Recollections of capitaine de fr�gate Pierre Baste
Translated by Tim Mahon
Baste's Memoirs - Translator's Foreword
The original inspiration for this translation was research I am conducting into the Andalusian campaign of 1808, and the ensuing Capitulation of Ba�len. Having found Baste's Memoirs, and discovering there was a great deal therein on the campaign, I decided to translate the entire memoir for reference as a source document. This translation is the result.
In all my translation activities I struggle to provide the sense of what the original author is trying to convey, rather than a literal translation of phrases that may be anachronistic, no longer in popular usage or misleading. There are thus particular passages that a professional translator may take issue with - but I believe I succeed in staying true to the original intent of the author throughout the 18,000 words of his text. Mistakes and errors are, of course, my sole responsibility.
The reader should be aware of a couple of conventions I have adopted. All ranks and peculiarly French expressions, for which there is either no direct English equivalent or for which a broad acceptance of the French original is held by English readers, are maintained in the original French and italicised. Footnotes consist of translations of the footnotes of the original editors/publishers of the Baste text, except where explanatory notes have been inserted by me - these are prefixed with the title of �Translator's note� in order to distinguish them.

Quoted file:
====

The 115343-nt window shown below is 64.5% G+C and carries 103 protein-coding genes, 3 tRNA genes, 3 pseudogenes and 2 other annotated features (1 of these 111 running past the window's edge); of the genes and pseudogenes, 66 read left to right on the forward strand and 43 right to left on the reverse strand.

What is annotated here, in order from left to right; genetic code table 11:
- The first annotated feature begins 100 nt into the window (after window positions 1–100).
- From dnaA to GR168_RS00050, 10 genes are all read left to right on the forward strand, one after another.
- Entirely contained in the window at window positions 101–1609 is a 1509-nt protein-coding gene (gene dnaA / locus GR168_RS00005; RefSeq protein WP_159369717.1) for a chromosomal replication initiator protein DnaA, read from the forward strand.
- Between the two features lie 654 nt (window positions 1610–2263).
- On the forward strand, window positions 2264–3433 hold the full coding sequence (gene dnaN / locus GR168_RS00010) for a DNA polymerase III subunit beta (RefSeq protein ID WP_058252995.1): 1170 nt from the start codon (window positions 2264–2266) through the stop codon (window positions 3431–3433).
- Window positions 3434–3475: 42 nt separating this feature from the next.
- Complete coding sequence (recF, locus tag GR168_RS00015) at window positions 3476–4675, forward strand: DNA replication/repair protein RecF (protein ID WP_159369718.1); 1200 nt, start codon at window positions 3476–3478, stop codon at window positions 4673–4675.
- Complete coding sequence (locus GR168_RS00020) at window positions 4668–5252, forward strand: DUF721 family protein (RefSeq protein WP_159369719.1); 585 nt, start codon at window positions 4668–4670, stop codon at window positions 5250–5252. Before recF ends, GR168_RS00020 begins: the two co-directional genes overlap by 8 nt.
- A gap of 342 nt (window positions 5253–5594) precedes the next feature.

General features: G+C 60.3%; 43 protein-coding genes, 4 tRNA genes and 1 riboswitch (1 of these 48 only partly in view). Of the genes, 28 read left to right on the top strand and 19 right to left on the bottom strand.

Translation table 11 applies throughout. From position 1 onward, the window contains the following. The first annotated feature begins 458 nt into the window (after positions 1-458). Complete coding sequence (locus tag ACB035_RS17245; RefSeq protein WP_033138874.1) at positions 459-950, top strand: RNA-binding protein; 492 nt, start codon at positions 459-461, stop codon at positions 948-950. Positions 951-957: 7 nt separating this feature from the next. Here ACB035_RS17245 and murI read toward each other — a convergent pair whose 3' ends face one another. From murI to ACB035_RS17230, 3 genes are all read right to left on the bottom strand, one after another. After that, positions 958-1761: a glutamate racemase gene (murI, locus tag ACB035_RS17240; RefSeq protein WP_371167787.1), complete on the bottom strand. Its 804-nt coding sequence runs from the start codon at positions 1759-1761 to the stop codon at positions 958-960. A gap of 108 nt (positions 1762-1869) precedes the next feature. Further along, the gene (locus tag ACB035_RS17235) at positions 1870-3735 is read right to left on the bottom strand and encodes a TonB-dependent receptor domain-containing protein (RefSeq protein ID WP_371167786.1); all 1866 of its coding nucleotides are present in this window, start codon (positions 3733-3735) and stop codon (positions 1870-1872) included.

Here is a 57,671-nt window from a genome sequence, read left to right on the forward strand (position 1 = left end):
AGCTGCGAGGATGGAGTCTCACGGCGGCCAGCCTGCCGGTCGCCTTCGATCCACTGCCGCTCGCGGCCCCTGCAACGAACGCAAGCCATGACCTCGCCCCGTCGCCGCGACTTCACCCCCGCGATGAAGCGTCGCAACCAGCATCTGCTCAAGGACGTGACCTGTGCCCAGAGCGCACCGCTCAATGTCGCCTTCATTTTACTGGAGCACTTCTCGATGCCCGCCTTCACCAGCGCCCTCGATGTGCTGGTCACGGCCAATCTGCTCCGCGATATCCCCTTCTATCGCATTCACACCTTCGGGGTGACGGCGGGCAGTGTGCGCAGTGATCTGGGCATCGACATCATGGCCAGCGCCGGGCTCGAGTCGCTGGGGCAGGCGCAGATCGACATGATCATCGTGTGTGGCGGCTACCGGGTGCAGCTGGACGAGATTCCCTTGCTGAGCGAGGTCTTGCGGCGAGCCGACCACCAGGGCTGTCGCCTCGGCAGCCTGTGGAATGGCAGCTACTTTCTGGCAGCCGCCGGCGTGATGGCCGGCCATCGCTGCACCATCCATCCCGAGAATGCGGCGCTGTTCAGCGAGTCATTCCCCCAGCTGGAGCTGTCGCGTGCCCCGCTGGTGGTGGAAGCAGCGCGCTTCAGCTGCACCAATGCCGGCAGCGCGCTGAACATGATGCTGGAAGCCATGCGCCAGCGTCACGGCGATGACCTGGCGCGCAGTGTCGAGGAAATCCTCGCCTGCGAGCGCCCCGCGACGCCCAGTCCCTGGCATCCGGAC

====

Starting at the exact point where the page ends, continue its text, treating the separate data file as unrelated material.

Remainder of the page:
Pierre Baste comes across as something of a self-aggrandizing bombast in these recollections - especially in those passages in which he places himself at the centre of the action. In some cases it has been difficult to translate his self-serving prose accurately without it seeming clumsy or jejune in English, but this is nonetheless an important memoir for students of the events leading up to Dupont's surrender at Ba�len. Baste was central in many of the actions of the campaign - although not quite so pivotal in the action at the bridge at Alcolea as he would like to make out, where his memory differs significantly from that of other participants. This makes his reliability as a source for a military history of the campaign somewhat questionable - but it would be a poor historian - even an amateur one - who ignored the contribution this memoir makes.
As the original publishers noted, Baste had �a brusque tone and the manner of a sailor�� With that in mind - enjoy.
Placed on the Napoleon Series: November 2006